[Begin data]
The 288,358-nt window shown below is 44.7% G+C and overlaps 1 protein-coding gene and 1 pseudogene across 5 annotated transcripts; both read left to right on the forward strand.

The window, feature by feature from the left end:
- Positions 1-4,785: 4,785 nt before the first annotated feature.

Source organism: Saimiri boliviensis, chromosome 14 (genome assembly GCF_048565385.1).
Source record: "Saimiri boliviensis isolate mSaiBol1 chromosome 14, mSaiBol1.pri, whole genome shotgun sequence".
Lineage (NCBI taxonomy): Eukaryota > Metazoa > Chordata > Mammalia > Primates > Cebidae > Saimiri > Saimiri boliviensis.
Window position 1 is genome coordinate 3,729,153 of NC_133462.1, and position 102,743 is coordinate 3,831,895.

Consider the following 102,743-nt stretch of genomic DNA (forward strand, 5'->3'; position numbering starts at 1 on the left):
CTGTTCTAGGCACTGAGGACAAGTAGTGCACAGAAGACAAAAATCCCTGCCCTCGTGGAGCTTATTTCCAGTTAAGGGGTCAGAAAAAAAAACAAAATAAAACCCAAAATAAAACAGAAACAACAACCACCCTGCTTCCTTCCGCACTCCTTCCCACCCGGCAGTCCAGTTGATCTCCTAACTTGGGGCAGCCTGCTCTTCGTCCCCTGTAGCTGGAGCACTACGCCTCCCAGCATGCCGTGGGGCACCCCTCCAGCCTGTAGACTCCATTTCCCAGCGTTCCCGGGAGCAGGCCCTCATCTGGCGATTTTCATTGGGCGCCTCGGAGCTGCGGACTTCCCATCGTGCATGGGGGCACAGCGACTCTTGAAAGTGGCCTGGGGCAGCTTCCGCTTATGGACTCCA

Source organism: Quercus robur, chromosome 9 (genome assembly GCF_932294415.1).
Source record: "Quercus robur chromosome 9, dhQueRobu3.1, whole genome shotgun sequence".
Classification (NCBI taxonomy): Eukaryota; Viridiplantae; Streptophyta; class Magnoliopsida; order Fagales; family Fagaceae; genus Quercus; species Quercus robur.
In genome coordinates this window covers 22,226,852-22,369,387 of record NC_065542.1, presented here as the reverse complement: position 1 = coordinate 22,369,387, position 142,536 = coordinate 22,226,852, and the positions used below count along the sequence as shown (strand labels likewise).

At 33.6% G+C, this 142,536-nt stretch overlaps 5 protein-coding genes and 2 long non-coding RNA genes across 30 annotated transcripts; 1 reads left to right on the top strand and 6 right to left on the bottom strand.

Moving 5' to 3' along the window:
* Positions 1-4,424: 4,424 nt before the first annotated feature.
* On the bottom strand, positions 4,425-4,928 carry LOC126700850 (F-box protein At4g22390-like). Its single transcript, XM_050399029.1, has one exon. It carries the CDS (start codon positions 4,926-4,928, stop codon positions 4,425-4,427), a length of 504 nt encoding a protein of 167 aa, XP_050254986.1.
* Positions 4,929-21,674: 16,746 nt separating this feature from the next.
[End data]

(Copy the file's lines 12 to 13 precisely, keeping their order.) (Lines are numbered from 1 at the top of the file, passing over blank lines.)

Classification (NCBI taxonomy): Eukaryota; Viridiplantae; Streptophyta; class Magnoliopsida; order Fagales; family Fagaceae; genus Quercus; species Quercus robur.
In genome coordinates this window covers 22,226,852-22,369,387 of record NC_065542.1, presented here as the reverse complement: position 1 = coordinate 22,369,387, position 142,536 = coordinate 22,226,852, and the positions used below count along the sequence as shown (strand labels likewise).